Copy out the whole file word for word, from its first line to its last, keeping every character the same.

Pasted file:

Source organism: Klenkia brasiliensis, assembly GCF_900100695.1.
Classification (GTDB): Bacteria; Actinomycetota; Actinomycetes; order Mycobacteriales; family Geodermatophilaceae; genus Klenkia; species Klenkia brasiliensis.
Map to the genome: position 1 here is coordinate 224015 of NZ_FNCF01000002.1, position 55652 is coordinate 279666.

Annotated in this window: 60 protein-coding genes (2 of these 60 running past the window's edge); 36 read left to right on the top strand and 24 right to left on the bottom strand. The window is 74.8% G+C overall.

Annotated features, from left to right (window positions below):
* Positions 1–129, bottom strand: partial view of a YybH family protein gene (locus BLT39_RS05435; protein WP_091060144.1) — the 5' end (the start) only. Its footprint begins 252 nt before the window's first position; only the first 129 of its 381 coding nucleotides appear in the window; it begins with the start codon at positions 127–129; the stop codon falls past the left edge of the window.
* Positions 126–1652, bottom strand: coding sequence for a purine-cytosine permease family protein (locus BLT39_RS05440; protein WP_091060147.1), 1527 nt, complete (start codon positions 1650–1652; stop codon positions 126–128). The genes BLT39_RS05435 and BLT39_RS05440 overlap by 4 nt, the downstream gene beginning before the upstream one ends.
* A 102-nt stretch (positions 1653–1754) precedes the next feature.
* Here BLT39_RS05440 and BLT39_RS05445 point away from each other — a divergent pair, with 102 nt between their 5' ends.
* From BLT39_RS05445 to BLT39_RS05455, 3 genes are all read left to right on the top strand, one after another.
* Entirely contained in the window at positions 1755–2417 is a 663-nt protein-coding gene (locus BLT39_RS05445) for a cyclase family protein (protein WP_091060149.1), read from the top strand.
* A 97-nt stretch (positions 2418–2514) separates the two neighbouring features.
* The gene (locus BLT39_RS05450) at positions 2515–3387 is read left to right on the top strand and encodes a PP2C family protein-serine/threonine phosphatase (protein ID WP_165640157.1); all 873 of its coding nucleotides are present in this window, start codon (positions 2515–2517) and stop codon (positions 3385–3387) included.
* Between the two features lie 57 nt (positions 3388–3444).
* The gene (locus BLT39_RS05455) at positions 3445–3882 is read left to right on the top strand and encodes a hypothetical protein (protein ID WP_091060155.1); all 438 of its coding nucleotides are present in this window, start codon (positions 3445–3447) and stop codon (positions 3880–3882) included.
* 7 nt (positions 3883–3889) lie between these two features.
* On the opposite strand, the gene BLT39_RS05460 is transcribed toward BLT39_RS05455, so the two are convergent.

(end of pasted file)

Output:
Source organism: Klenkia brasiliensis, assembly GCF_900100695.1.
Classification (GTDB): Bacteria; Actinomycetota; Actinomycetes; order Mycobacteriales; family Geodermatophilaceae; genus Klenkia; species Klenkia brasiliensis.
Map to the genome: position 1 here is coordinate 224015 of NZ_FNCF01000002.1, position 55652 is coordinate 279666.

Annotated in this window: 60 protein-coding genes (2 of these 60 running past the window's edge); 36 read left to right on the top strand and 24 right to left on the bottom strand. The window is 74.8% G+C overall.

Annotated features, from left to right (window positions below):
* Positions 1–129, bottom strand: partial view of a YybH family protein gene (locus BLT39_RS05435; protein WP_091060144.1) — the 5' end (the start) only. Its footprint begins 252 nt before the window's first position; only the first 129 of its 381 coding nucleotides appear in the window; it begins with the start codon at positions 127–129; the stop codon falls past the left edge of the window.
* Positions 126–1652, bottom strand: coding sequence for a purine-cytosine permease family protein (locus BLT39_RS05440; protein WP_091060147.1), 1527 nt, complete (start codon positions 1650–1652; stop codon positions 126–128). The genes BLT39_RS05435 and BLT39_RS05440 overlap by 4 nt, the downstream gene beginning before the upstream one ends.
* A 102-nt stretch (positions 1653–1754) precedes the next feature.
* Here BLT39_RS05440 and BLT39_RS05445 point away from each other — a divergent pair, with 102 nt between their 5' ends.
* From BLT39_RS05445 to BLT39_RS05455, 3 genes are all read left to right on the top strand, one after another.
* Entirely contained in the window at positions 1755–2417 is a 663-nt protein-coding gene (locus BLT39_RS05445) for a cyclase family protein (protein WP_091060149.1), read from the top strand.
* A 97-nt stretch (positions 2418–2514) separates the two neighbouring features.
* The gene (locus BLT39_RS05450) at positions 2515–3387 is read left to right on the top strand and encodes a PP2C family protein-serine/threonine phosphatase (protein ID WP_165640157.1); all 873 of its coding nucleotides are present in this window, start codon (positions 2515–2517) and stop codon (positions 3385–3387) included.
* Between the two features lie 57 nt (positions 3388–3444).
* The gene (locus BLT39_RS05455) at positions 3445–3882 is read left to right on the top strand and encodes a hypothetical protein (protein ID WP_091060155.1); all 438 of its coding nucleotides are present in this window, start codon (positions 3445–3447) and stop codon (positions 3880–3882) included.
* 7 nt (positions 3883–3889) lie between these two features.
* On the opposite strand, the gene BLT39_RS05460 is transcribed toward BLT39_RS05455, so the two are convergent.